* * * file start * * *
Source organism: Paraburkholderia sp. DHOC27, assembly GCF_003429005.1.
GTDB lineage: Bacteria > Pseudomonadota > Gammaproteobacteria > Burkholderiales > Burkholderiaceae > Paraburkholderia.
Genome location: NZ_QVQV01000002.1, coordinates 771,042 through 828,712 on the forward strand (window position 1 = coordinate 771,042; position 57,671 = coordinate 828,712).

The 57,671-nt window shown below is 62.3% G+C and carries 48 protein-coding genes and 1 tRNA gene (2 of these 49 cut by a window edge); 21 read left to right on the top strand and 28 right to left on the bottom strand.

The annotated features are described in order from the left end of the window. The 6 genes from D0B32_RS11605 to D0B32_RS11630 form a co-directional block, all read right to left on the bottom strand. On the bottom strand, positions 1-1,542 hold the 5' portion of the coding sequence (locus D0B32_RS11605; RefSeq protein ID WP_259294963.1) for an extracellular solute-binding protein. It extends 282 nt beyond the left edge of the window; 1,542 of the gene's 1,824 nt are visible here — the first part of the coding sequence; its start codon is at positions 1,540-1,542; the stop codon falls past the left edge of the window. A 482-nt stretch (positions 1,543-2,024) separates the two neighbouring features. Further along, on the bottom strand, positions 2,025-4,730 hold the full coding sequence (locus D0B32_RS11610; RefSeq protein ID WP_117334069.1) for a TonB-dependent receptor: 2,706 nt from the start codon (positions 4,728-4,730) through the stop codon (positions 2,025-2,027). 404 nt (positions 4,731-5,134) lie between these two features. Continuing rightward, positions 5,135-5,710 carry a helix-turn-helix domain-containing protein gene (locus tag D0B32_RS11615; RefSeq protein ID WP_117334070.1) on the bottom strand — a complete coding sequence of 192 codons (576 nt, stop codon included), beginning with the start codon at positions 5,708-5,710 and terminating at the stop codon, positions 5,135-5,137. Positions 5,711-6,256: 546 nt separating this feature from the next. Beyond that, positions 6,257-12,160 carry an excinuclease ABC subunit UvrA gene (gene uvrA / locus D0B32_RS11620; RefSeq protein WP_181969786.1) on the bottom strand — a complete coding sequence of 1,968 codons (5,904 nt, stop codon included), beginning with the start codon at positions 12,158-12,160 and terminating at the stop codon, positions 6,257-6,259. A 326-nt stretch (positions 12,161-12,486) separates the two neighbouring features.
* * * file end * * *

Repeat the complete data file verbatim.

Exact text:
Source organism: Paraburkholderia sp. DHOC27, assembly GCF_003429005.1.
GTDB lineage: Bacteria > Pseudomonadota > Gammaproteobacteria > Burkholderiales > Burkholderiaceae > Paraburkholderia.
Genome location: NZ_QVQV01000002.1, coordinates 771,042 through 828,712 on the forward strand (window position 1 = coordinate 771,042; position 57,671 = coordinate 828,712).

The 57,671-nt window shown below is 62.3% G+C and carries 48 protein-coding genes and 1 tRNA gene (2 of these 49 cut by a window edge); 21 read left to right on the top strand and 28 right to left on the bottom strand.

The annotated features are described in order from the left end of the window. The 6 genes from D0B32_RS11605 to D0B32_RS11630 form a co-directional block, all read right to left on the bottom strand. On the bottom strand, positions 1-1,542 hold the 5' portion of the coding sequence (locus D0B32_RS11605; RefSeq protein ID WP_259294963.1) for an extracellular solute-binding protein. It extends 282 nt beyond the left edge of the window; 1,542 of the gene's 1,824 nt are visible here — the first part of the coding sequence; its start codon is at positions 1,540-1,542; the stop codon falls past the left edge of the window. A 482-nt stretch (positions 1,543-2,024) separates the two neighbouring features. Further along, on the bottom strand, positions 2,025-4,730 hold the full coding sequence (locus D0B32_RS11610; RefSeq protein ID WP_117334069.1) for a TonB-dependent receptor: 2,706 nt from the start codon (positions 4,728-4,730) through the stop codon (positions 2,025-2,027). 404 nt (positions 4,731-5,134) lie between these two features. Continuing rightward, positions 5,135-5,710 carry a helix-turn-helix domain-containing protein gene (locus tag D0B32_RS11615; RefSeq protein ID WP_117334070.1) on the bottom strand — a complete coding sequence of 192 codons (576 nt, stop codon included), beginning with the start codon at positions 5,708-5,710 and terminating at the stop codon, positions 5,135-5,137. Positions 5,711-6,256: 546 nt separating this feature from the next. Beyond that, positions 6,257-12,160 carry an excinuclease ABC subunit UvrA gene (gene uvrA / locus D0B32_RS11620; RefSeq protein WP_181969786.1) on the bottom strand — a complete coding sequence of 1,968 codons (5,904 nt, stop codon included), beginning with the start codon at positions 12,158-12,160 and terminating at the stop codon, positions 6,257-6,259. A 326-nt stretch (positions 12,161-12,486) separates the two neighbouring features.